Crude oil prices are being slammed again today, as the “dollar” continues to reek about the places where economy and finance come together. Crude oil is perhaps the most visible extension of that process, where finance helps figure out direction of prices that will eventually be necessary to physically clear (even and especially to storage) actual product. Given the position of energy in the actual economy, the centrality of it all leaves behind understatement.
Despite all protestation that has continued about the state of the “transitory” risks, the “dollar” has been dead certain about where all this was going. While economists continue to contribute to the myth about QE and “stimulus”, the “dollar” was both unimpressed and equally overwhelming. In some ways, it is a self-fulfilling mention as “dollar” characteristics become “real” in various facets of the real economy, far beyond just the domestic shores of what was once the dollar.
Even Europe, with all its 2015 QE newness, is tracing out so far exactly that financial path. The year started fairly poorly, unleashed Draghi’s long-restrained imagination, and seemed to be heading quite as intended – but only to be dashed yet again on this side of summer. While that “something” may elude the understanding of limited (and limiting) central bankers, it is nothing more than the “dollar” and its waves working in all things such as crude oil.
Euro-area economic growth unexpectedly slowed in the third quarter, underscoring the vulnerability of the region’s recovery as the European Central Bank examines the need for fresh stimulus…
With a slowdown in emerging markets testing the strength of the pick up in the currency union, the data will provide ECB President Mario Draghi with more visibility heading into December’s monetary policy meeting. The central banker has signaled additional stimulus is in the pipeline, citing renewed downside risks for growth and the region’s inflation outlook, which risks becoming entrenched well below the ECB’s goal of 2 percent.
The “slowdown in emerging markets” is just the most obvious effect of much more direct “dollar” influence. The US has been conspicuously no different, as this morning’s retail sales confirm. The summer was mildly better than the winter, but the autumn harkens back to the cold even though it has been dispatched as overly warm (in Europe, somehow, too). It’s as if oil prices are the temperature of the “dollar’s” inverted “heat.”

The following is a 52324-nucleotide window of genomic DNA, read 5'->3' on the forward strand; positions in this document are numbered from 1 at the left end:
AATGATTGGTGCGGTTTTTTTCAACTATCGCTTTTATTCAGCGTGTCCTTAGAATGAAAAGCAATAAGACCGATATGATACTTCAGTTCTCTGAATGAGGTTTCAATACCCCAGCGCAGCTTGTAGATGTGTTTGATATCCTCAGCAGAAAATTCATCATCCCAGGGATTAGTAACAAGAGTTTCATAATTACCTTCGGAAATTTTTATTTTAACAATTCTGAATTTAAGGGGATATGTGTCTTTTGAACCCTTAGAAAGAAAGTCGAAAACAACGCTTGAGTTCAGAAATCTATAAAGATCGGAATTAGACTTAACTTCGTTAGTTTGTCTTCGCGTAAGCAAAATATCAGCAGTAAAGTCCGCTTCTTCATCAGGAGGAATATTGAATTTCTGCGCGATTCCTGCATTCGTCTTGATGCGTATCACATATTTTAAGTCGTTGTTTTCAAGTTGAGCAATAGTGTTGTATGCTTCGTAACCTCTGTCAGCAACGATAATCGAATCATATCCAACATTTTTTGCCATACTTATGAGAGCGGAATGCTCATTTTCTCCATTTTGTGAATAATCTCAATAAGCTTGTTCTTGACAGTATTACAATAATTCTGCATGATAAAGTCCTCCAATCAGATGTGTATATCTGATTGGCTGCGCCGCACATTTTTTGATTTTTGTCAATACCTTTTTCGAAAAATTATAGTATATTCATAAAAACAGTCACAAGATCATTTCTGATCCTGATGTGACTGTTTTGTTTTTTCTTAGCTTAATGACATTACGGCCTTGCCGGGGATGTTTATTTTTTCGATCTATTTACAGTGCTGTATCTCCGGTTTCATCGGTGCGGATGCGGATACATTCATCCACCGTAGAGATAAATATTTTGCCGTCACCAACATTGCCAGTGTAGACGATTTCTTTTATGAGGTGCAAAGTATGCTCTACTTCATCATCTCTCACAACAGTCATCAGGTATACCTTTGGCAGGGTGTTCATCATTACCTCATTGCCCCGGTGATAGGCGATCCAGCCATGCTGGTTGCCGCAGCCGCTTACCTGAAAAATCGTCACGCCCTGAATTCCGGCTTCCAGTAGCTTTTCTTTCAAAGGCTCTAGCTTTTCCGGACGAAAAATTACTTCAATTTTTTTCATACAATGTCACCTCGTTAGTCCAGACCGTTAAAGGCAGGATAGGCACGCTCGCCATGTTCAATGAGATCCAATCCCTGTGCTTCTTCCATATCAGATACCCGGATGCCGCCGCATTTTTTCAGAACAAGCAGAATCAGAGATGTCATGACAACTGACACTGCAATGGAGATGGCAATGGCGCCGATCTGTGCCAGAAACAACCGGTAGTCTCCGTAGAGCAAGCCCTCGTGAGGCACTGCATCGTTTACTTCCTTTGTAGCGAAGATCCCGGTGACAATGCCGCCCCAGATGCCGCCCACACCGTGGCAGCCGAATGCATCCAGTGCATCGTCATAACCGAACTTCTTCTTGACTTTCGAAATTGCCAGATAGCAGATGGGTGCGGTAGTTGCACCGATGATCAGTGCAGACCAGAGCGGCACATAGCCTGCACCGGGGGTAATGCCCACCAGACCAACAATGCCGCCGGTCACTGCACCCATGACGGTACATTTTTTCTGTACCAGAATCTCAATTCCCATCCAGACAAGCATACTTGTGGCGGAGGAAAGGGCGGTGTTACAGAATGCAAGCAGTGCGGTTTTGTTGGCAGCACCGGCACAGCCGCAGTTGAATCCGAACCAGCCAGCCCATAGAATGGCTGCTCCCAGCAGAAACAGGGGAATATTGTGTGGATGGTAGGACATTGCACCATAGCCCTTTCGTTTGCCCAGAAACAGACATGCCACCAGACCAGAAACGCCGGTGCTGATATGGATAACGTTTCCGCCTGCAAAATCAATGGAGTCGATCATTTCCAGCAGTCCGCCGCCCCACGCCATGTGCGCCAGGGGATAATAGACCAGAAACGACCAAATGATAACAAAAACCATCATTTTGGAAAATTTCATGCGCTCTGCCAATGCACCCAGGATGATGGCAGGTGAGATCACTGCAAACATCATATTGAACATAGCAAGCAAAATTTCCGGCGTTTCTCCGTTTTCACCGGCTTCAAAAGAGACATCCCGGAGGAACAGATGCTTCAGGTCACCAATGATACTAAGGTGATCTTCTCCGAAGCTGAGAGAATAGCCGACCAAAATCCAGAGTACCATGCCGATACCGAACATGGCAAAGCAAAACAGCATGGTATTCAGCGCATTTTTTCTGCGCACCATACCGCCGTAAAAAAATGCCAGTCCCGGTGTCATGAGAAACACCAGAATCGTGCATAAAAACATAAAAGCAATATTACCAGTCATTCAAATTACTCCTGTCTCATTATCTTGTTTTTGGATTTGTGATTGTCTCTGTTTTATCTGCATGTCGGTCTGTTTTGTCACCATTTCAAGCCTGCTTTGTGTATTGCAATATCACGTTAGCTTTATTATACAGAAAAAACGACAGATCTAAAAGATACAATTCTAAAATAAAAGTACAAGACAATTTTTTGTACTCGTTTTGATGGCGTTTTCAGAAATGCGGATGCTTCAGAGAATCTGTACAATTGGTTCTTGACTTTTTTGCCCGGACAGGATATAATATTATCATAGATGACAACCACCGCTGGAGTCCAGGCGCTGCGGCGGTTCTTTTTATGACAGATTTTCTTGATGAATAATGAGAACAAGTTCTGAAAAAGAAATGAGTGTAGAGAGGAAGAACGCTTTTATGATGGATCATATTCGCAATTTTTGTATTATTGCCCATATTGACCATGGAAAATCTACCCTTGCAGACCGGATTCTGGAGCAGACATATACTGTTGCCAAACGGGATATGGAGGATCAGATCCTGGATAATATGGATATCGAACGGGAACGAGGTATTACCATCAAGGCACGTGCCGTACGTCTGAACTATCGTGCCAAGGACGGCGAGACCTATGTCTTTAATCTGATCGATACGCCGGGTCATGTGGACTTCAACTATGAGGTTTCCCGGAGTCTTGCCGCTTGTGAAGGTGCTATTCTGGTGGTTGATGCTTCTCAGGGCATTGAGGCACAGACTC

The WTI futures curve has flattened out and sank again, becoming in the past few days uncomfortably close to the August 24 extremes. There is no “stimulus” that can apply a wedge to that as it forms expectations for economic function that continues to conform. Not only are oil prices sinking again, dating back toward China’s on or off influence, they have done so apparently in good and proper anticipation of, at least in the US, a sudden and sharp renewed slowdown in demand. Oil stocks (inventories) have surged of late, pushing up to 80-year highs once more despite the fact that production cuts from the summer, the first “dollar” wave’s remnant effects, have largely held.
It took a massive and global “dollar”-led liquidation in mid-August to push the WTI curve as flat and alarming as it did. Thus, that was just a warning about what was to come, being confirmed in these later weeks by similar action without the intensity and fury; a sign more so of registered if reluctant acceptance that the recovery might truly be dead and “transitory” was always no great concern for the basic and established “dollar” baseline.
In a financialized economy the retreat of basic finance is economy, meaning the “dollar” is as demand (in future tense). As I wrote a few days ago, “Math is money; and where there is less reliable math, there is less money and then geometrically less patience.” Oil proves that yet again, pivoting between the math of modern money and actual, physical economic existence.